Those awaiting a rebound in the IT market found little comfort in last week's earnings announcements from many of the industry's biggest vendors, suggesting that spending on large IT projects at many corporations is still on hold.
Vendor after vendor said buying is down among customers, with little indication of a rebound any time soon. Microsoft lowered its revenue expectations for its coming fiscal year, while IBM detailed the staff and cost-cutting steps it's taking to keep its operating expenses in line with reduced customer demand. Sun Microsystems returned to profitability after three quarters in the red but said it anticipates a loss again next quarter -- news that prompted a 27 per cent drop in its share price on Friday.
Research firms IDC and Gartner released reports documenting a continuing slide in PC sales. Gateway offered its own evidence of a stagnant PC market, posting a $US61 million net loss for the quarter and an 18 per cent decline in unit sales from a year ago.
Hardware vendors were particularly hard hit during the quarter. Chip maker Transmeta announced plans to lay off 40 per cent of its staff after posting a pro forma net loss of $24.7 million, more than three times its net revenue, and cancelled plans for a new processor. Advanced Micro Devices posted its biggest net loss since 1999 and forecast further losses next quarter. IBM said it is shifting its focus away from hardware, a sector it sees commoditising, and toward the "higher profit opportunity" of software and services.
But software makers are also struggling to find buyers in the tough economy. Growth in enterprise software application markets, for software such as ERP (enterprise resource planning) and CRM (customer relationship management) packages, has come to a "screeching halt", Gartner reported in a study released on Wednesday. Forrester Research backed up that conclusion with its own report predicting a 5 per cent decline in the CRM market in 2002.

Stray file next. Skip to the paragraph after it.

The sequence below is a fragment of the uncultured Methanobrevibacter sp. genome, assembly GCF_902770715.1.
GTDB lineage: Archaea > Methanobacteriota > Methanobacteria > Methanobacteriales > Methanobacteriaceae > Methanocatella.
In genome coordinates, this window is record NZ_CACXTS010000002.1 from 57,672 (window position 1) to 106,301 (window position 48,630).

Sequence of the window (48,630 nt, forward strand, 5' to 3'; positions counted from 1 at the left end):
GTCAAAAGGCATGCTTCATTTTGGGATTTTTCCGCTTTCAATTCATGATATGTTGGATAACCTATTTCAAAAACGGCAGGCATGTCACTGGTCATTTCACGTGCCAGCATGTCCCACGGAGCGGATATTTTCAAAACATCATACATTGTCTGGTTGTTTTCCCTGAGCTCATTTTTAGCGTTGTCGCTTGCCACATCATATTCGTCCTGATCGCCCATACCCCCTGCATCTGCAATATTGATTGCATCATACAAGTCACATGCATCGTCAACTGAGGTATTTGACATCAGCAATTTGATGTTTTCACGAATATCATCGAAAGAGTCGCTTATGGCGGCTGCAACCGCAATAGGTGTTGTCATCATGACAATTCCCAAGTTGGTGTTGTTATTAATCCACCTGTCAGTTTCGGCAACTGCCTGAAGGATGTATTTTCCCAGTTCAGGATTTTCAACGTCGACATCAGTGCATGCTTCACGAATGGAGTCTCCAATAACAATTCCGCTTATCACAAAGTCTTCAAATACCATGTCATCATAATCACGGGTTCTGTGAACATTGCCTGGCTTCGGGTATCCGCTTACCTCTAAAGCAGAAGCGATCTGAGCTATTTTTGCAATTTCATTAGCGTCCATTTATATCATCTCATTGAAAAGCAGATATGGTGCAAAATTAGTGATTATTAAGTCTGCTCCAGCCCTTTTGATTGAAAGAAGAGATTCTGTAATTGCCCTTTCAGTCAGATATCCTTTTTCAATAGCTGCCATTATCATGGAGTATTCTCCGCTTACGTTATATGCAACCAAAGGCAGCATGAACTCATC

CRM vendor Siebel Systems missed analyst expectations and announced plans to lay off nearly 1,200, while ERP leader SAP also missed expectations, slashed its forecast and implemented cost-cutting measures its executives termed drastic.
Concerns about a continued IT slump helped send the Dow Jones industrial average skidding on Friday to its lowest level since 1998, as investors reacted to a week of financial reports that were absent of hoped-for promising signs.
"There is little evidence that demand is going to substantially improve anytime soon," Morningstar analyst Joseph Beaulieu wrote in a Friday briefing.
Tech companies scheduled to report their financial results this week include AOL Time Warner, Amazon.com, EDS, and Computer Associates International. After last week's disappointments, Wall Street is already backing away from potentially troubled companies.
AOLTW crashed to a new 52-week low on Friday on news of the planned departure of Robert Pittman, the company's chief operating officer and interim head of its struggling America Online unit, and questions about its revenue accounting raised in a pair of Washington Post articles.
Shares of CA also hit a new 52-week low, dropping 15 per cent on Friday at the end of a week in which the company replaced four board members and began gearing up for its second annual proxy fight with a shareholder seeking to oust the company's management.